Fast, Sleek, Light-Weight & Bad-to-the-Bone = CarbonHans’ handiwork…… Presenting the Buell 1190RS
Erik Buell Racing will be displaying a pre-production example of its new 1190RS Carbon Edition street-legal Superbike during this coming weekend’s Powersports Dealer Expo in Indianapolis, Indiana.
Like the name indicates, the Carbon Edition will be a special version of the bike with many carbon-fiber pieces, including carbon fiber bodywork, secondary muffler, radiator shroud and fairing brackets. It will also have an Aim Sports digital dashboard, Öhlins suspension and more premium components, but all street versions will come with magnesium wheels and the same spec of 1190cc V-Twin engine.
No horsepower numbers were available at post time, but the finished product is claimed to weigh under 400 pounds wet, so light in fact that among the optional racing kit parts available will be a ballast kit so racers can add weight to the machine to meet minimum weight requirements.
The minimum weight limit for a twin-cylinder machine in the 2011 AMA Pro Superbike Championship is 380 pounds, as it comes off the racetrack.
A fiberglass bodywork kit will also be available for those wishing to go racing in AMA Pro Superbike, where carbon fiber bodywork is not legal, and the standard race kit will include a racing exhaust system and Engine Control Module (ECM).
“I’m sorry, but I don’t have a lot of specific details on it,” Erik Buell Racing founder Erik Buell told Roadracingworld.com Thursday evening. “We just came to the Indy Dealer Show so we could talk to people a little bit about it. We don’t have any brochures to hand out here or anything.
“We also have the [current] 1125RR AMA [Superbike] with us down at the show in AMSOIL colors, because we just announced the three-year title sponsorship deal with them, and when we wheeled the bikes into the hall we could tell the 1190RS is a lot lighter than the 1125RR racebike. I mean you can just feel it pushing it around.”
Buell said other examples of the 1190RS are currently undergoing regulatory testing with the Environmental Protection Agency (EPA) and the Department of Transportation (DOT), and testing is going well.
“We’re just finishing up the EPA and DOT testing, and the emissions look really, really good,” said Buell. “We put a couple of catalytic converters in the muffler. It has a secondary muffler because it has a pretty high output engine, and we wanted to make sure it was well legal. And it’s actually 2 decibels under the limit and well controlled. But to do that we needed more muffler than we could fit under the bike. There just wasn’t enough room. And it also makes us world-legal because you have to have a high, rear-pointing exhaust outlet for Japan to pass the sound test. So it will be legal there.”
If all continues to go well with testing and the company does not encounter any unforeseen problems the first Erik Buell Racing 1190RS street-legal Superbike could be in a customers’ hands by the end of March and another 99 examples (at least) will follow it out the door before the end of 2011. Price has yet to be announced.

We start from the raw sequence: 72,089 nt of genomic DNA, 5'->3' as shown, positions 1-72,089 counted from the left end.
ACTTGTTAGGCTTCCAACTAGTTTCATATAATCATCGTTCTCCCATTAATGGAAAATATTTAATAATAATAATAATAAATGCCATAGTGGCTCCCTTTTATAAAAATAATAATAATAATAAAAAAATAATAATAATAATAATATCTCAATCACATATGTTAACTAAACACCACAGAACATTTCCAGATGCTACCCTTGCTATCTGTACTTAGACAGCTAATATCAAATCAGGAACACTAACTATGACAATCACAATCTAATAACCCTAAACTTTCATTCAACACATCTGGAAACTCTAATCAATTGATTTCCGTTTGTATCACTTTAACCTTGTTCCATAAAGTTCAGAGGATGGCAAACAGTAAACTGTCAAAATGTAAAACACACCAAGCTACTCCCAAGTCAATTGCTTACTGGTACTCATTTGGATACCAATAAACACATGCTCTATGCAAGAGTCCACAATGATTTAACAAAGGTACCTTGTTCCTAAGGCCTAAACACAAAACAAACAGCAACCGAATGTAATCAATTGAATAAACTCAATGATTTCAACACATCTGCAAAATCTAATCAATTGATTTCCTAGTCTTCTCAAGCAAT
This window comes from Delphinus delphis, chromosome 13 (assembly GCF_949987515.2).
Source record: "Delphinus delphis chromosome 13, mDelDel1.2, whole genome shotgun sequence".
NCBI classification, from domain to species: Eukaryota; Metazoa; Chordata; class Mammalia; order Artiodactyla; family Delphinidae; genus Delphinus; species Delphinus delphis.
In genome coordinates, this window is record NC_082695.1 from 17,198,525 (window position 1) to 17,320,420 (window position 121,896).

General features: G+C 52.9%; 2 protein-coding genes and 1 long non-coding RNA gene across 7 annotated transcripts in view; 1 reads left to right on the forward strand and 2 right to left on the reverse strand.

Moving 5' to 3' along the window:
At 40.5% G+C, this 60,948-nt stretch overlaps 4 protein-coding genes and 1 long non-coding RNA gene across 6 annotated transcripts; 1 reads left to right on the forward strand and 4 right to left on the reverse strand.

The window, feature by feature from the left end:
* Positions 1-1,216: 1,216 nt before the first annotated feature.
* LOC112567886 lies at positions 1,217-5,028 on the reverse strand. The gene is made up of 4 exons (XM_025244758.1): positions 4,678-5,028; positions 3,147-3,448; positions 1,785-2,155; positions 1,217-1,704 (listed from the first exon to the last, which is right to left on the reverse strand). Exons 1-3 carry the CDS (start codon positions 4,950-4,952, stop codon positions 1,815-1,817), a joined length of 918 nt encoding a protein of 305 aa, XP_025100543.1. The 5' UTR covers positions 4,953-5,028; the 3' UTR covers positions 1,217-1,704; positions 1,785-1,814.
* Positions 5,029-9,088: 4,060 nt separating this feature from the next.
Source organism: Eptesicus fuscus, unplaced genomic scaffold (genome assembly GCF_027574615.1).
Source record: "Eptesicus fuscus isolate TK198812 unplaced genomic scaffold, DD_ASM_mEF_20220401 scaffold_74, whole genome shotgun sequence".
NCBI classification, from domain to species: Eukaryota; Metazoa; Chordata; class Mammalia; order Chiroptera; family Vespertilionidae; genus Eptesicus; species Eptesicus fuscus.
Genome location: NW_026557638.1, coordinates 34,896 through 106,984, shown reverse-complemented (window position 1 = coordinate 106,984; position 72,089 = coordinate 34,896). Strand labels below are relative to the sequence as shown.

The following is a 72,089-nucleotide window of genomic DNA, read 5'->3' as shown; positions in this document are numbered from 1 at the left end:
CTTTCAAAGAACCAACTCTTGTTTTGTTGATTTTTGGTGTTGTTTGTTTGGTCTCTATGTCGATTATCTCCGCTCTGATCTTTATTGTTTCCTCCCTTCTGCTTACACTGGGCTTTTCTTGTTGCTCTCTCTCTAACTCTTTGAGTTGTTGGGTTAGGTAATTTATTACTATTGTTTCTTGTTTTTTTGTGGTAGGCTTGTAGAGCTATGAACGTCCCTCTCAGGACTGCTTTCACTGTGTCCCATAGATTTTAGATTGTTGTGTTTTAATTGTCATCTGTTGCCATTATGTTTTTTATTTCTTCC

But in the meantime, Buell is going to enjoy showing the EBR 1190RS this weekend in Indianapolis and showing, yet again, what is possible by him and his dedicated and talented group in East Troy, Wisconsin.
“It’s really rewarding for all of us,” said Buell. “To get this done we’ve been working really, really hard for the last year-plus. We’ve been designing all these new parts and getting everything together and finally doing kind of what we want to do, a real, genuine street superbike.
“It’s high-end, it’s expensive but it is absolutely premium. Where we are — and we’re tiny right now — this is the first bike we have to do as a small-volume manufacturer, but we wanted to do it right so that if you rolled it out against the best Ducati, Bimota or any high-end exotic it would be no-joke, the real deal. This is a wonderful bike. This can stand up to anything like that in the world, any limited high-end bike. That’s why it has an Aim dash and high-end rods and Ti [titanium] valves and high-end valve springs, premium stuff.
“We thought about showing it [in Daytona] first, at a consumer show, but we thought the dealers really are the core. The customers are the real business, but the dealers are really important, you know? We wanted to show it to the sportbike dealer network to make the statement that we are in the sport motorcycle business with EBR. That’s what we are. That’s what our focus is – pure sport motorcycles.”
Asked if he was going to put the first production version of the EBR 1190RS aside for himself, Buell, a former Pro road racer, said, “I was just telling the guys the other day, ‘I’ve got to have one of these,’ but I don’t have any money. My money’s all tied up in the business. I’ve got to have one of these. It’s so beautiful. It’s so very, very nice, and it’s exactly the kind of bike I would love to own. I just don’t know if I can afford it right now. I’ve got to sell my car and drive a Pinto or something. I’ve got to have it.”
As published in RoadRacingWorld, February 17th edition by David Swarts, ©Copyright 2011, Roadracing World Publishing, Inc.
Photos by Steve Anderson/Courtesy Erik Buell Racing
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